07 May 2012

Skyrim is a Major Dissapointment

So like thirty minutes ago I uninstalled Skyrim. The amount of crashes were horrible. The framerates went down and down despite my high end machine. And finally, the cherry on top, just when I had the hang of every aspect of the game, being a High Elf level 30, I couldn't load the most recent savegames.

Yes, I had the latest patch 1.5. Yes I tried the orignal version and some mods for high definition graphix. It all worked OK-ish in the beginning but the stability of the game went from mediocre to unplayable. The maker, Bethesda Game Studios didn't learn anything from their previous versions like Oblivion. Many of these bugs were also to be seen in the Fallout releases. Fallout is made and produced by the same company.

For Bathesda, making their games playable just enough is good enough for them. There isn't much competition. They know. There isn't much competition when it comes to high quality Role Playing Games. At my age, 44, I know RPG's of these days are a joke compared to what has been. Young 18 to 24 year old players think this is the creme de la creme, along with Oblivion and Fallout. Well, today with these standards - high graphix and neat sounds - it is. A good story line and consequent use of logic and cleverness in general is rarely to be seen.

It's not merely the crashing and lack of performance this game suffers. Story wise, whatever your main character does, it just doesn't have consequences. I can murder persons for the ego of others. I'll receive my XP. I can kill the director of an orphanage, leave the children behind. But I'll get my XP. There's no evil, good or neutral. Just kill kill kill for the XP. No consequences.

The game looks non-linear but it isn't. In the long run you just can't go wrong. You'll be directed towards the expected end one way or the other. There is one major plotline (quest) to do and many other side quests. You can do anything in any order almost. This gives a false feeling of non-linear gameplay. However, every quests is basically a stand alone quest with a linear approach. I did like 40 quests. They all look the same. Kill that, bring this, activate so. Seen it done it.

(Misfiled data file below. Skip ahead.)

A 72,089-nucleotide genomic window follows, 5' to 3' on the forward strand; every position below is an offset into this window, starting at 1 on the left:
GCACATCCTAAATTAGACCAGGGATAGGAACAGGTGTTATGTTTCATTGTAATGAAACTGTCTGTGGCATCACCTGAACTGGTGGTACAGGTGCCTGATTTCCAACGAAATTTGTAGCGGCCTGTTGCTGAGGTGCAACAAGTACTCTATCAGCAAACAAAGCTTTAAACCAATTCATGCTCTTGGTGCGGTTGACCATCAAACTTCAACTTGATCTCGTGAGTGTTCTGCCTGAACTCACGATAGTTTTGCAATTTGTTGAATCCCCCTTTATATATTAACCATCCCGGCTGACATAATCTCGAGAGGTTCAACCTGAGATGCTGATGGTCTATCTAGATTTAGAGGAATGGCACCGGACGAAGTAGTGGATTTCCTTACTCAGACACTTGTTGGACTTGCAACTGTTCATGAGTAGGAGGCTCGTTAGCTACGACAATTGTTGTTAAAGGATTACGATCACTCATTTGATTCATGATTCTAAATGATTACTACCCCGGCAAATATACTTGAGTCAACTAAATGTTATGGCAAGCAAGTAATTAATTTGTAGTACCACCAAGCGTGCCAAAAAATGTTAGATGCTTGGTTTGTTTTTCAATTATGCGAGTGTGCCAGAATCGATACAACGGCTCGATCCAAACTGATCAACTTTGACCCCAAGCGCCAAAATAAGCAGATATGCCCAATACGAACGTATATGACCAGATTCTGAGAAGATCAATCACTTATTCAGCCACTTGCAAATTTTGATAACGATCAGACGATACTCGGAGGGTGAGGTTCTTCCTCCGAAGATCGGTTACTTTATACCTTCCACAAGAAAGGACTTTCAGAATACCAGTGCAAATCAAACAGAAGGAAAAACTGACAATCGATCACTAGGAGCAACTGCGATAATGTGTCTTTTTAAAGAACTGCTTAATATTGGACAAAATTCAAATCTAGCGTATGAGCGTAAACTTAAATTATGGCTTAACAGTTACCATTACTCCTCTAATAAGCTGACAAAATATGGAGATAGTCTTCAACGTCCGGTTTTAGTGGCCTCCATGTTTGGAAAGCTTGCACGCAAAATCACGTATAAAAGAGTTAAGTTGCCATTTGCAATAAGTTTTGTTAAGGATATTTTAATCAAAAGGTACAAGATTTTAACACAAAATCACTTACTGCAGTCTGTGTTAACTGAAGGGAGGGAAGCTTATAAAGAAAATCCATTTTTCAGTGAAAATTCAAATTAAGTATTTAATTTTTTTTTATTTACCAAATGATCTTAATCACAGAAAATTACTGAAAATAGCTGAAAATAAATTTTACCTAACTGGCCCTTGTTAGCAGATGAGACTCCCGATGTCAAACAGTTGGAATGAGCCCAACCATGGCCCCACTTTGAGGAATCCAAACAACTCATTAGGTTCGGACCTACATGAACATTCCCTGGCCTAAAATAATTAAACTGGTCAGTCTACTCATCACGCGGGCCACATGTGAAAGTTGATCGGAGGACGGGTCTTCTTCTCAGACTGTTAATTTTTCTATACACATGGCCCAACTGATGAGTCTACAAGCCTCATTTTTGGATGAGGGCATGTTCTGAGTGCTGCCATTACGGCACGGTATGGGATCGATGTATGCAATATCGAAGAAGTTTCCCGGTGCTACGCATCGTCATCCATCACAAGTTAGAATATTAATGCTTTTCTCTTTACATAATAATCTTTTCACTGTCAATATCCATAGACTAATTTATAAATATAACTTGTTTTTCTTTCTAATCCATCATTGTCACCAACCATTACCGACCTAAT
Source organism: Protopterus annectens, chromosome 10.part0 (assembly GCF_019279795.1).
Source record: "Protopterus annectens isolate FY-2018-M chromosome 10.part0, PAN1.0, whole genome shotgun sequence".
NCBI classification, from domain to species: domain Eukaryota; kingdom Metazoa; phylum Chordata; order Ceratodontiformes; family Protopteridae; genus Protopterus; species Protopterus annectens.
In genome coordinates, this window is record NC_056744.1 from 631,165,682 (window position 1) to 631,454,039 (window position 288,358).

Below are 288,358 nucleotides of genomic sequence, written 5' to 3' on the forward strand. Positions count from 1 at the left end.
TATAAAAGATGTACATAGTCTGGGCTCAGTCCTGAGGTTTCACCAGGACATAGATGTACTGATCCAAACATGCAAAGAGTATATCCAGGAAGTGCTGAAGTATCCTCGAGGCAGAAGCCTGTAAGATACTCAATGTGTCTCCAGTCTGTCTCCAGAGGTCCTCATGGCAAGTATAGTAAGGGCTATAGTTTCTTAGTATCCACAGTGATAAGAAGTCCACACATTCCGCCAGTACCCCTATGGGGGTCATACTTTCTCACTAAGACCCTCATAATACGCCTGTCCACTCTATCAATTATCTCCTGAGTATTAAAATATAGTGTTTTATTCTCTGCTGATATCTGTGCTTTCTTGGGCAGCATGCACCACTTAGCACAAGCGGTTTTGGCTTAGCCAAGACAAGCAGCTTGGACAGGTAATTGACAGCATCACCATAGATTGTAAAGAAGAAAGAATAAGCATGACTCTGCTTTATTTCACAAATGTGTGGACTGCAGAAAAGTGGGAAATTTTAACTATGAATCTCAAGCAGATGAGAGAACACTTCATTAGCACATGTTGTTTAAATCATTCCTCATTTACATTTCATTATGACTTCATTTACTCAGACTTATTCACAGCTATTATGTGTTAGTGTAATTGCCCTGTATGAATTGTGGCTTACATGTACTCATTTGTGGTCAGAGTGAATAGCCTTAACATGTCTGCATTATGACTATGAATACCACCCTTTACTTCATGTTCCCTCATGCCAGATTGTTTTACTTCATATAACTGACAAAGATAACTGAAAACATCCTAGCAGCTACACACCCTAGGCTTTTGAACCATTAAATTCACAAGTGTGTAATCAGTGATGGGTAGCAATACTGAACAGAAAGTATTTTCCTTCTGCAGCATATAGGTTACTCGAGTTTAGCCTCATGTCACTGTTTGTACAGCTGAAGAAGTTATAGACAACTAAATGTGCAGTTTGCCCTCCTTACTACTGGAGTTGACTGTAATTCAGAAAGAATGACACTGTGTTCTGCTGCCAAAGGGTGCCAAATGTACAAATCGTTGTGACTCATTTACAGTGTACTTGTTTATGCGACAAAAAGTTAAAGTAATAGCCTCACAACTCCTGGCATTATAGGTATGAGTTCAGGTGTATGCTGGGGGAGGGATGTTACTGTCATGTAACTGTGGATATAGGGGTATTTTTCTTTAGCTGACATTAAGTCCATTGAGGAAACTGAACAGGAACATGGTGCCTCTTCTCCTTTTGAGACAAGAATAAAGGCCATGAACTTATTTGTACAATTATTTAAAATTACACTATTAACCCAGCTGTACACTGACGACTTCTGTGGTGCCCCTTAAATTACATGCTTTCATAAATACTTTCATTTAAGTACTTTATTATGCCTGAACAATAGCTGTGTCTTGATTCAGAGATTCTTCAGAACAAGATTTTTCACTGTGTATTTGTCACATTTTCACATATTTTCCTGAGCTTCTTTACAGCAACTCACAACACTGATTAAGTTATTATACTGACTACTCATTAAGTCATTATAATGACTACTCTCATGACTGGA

And finally, the acting voices. I hear the same voices for all kinds of characters throughout the world of Skyrim. It feels like they only have 4 voice actors. At one point I didn't buy it anymore. At one point, I didn't buy anything.

And then there's the battles. It's a plain joke. If I would to use everything I had I'd be more lurking in my inventory and magic screens then watching and enjoying the view of the battle and the game. I'm stunned Bathesda didn't hear of hotbars, quickkeys and whatnot. Sure, it offers a quick menu but the items in that menu are ungrouped. I had potions, offensive spells, healing spells, weaons and armor all mixed up in the quick menu because the game doesn't allow any structured setup of your stuff.
So I decided to level up my archery and conjuring an destruction spells only  and used only these three things throughout the game. Boring! Simplistic UI design.

Games like Skyrim are milking a good start (Elder Scrolls). These days it's all about cool graphics and quantity. There aren't many games that specialize in single play. So there's not much competition. But the young of these days don't know any better. They think that the modding community is an integral part of all this. The modding community who will make these kind of games much more interesting. Remember the Desert Combat mod for Battlefield 1942? In fact, many players don't even look at the game primarily. They look for modding options... and downloadable content... Now that's saying something.

Lurking the internet learns that many more players gave up on this game. The crashes along with decreasing rendering performance and various other nasty bugs makes this game unplayable for many of us. But nobody has an interest in finding out the percentage of very unsatisfied customers.

But as long as games like this are being hyped Bathesda won't have a reason to improve their products in a significant way.

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